SO MANY MORE Penny's Coffee locations are on their way

Bre McGee/Star Tribune

Bre McGee/Star Tribune

Penny's Coffee is among the most stylish cafes in Minneapolis.

Look at the towering floor-to-ceiling windows, the so-on-trend cacti, those dangling orbs, the dramatic marble backdrop. "Every detail had to be perfect," we said while awarding Penny's Best Coffee Shop honors last year.

So, naturally, CEO Ben Hertz is inspired by... Taco Bell.

Admittedly, not in an aesthetic sense. But in making sure Penny's stays as popular today as it was on day one?

"I'm not ashamed to tell you that we adopted Taco Bell's philosophy of real-time ideation," Hertz tells us. "We'll roll out a program and put it right in front of our customers." 

It's helped turned Penny's—both the Washington Avenue flagship and its Linden Hills sibling—into two of Minneapolis' most popular coffee shops. And they're about to get a whooole lot of company. 

"We'd like to roll out a handful of new cafes in the near-term," Hertz says. That means maybe two by next summer, a few over the coming years—and eventually? "I don't know! It's more than one and less than 100."

(Speaking to the Strib last month, he put the figure at around 50.)

Penny's menu doesn't necessarily change monthly or even seasonally, but it does continually evolve. Things come and go. Remember the sandwiches you could briefly get? They seemed like a good fit, but they slowed down kitchen and smelled up the cafes, so they were yoinked from the menu real fast. Regulars are hyper-vocal on social media, via email—hell, they'll text the CEO to tell him what they like and don't.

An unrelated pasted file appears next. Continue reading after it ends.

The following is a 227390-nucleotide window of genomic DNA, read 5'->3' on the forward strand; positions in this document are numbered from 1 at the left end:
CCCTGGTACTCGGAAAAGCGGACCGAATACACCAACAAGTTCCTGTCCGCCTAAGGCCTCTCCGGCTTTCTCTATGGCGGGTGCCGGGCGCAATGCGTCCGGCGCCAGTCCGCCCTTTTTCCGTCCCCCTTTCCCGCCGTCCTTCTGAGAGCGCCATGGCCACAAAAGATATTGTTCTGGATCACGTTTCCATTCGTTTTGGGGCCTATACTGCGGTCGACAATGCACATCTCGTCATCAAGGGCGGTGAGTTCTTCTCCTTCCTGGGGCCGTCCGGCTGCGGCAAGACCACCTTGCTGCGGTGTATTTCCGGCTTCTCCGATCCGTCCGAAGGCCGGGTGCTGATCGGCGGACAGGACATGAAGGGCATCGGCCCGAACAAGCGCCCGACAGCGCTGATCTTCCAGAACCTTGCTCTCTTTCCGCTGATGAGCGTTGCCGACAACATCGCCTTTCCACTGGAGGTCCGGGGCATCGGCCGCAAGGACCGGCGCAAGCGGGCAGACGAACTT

According to Hertz, the expansion plan stems from a desire to help Penny's employees grow as much as the business does. "We want to create lots of opportunities for our team," he adds (perhaps unsurprising for an entrepreneur who's insisted on a $15 minimum wage since the shops opened). He comes from a real estate and finance background, and has some start-up experience.

"There's not one person who works on my team who didn't start out as a team member in the trenches," Hertz says. "Now, we've got this back office that continues to grow, and they're people that came as line cooks or baristas ... Do we want to be ultra hierarchical? No! But do we want people to become leaders from within? Yeah, absolutely—that's the Penny's way."

As for what else to expect from Penny's forthcoming takeover, Hertz doesn't have a lot of info just yet. He knows he won't want all Penny's—even if there are 200 of them!—to be the same. His team will work with multiple design firms, and while there will be a focus on connecting with community at each through things like Motor Place at Linden Hills, they won't have much else in common.

Except, of course, to be a comfortable space for five-minute espresso-slamming breaks and hour-long meetings and all-day laptop jockeying alike. And to be places where the food is thoughtfully, sustainably, and locally sourced, from places like Lowry Hill Meats or area pork farms.

Because Hertz's other great inspiration—an innovator, to be sure, though in an entirely different sense—is none other than Lucia's, the recently shuttered Uptown staple that's about to become a Mexican joint.

"Which was one of my favorite restaurants in the Twin Cities, ever," Hertz says. "I was fortunate enough to kind of grow up in and around Lucia's, and Lucia Watson's a dear friend of my parents. She really led by example, that it really is possible to get your eggs from an egg farmer and your milk from a dairy farm, your greens from one farm and your tomatoes from another."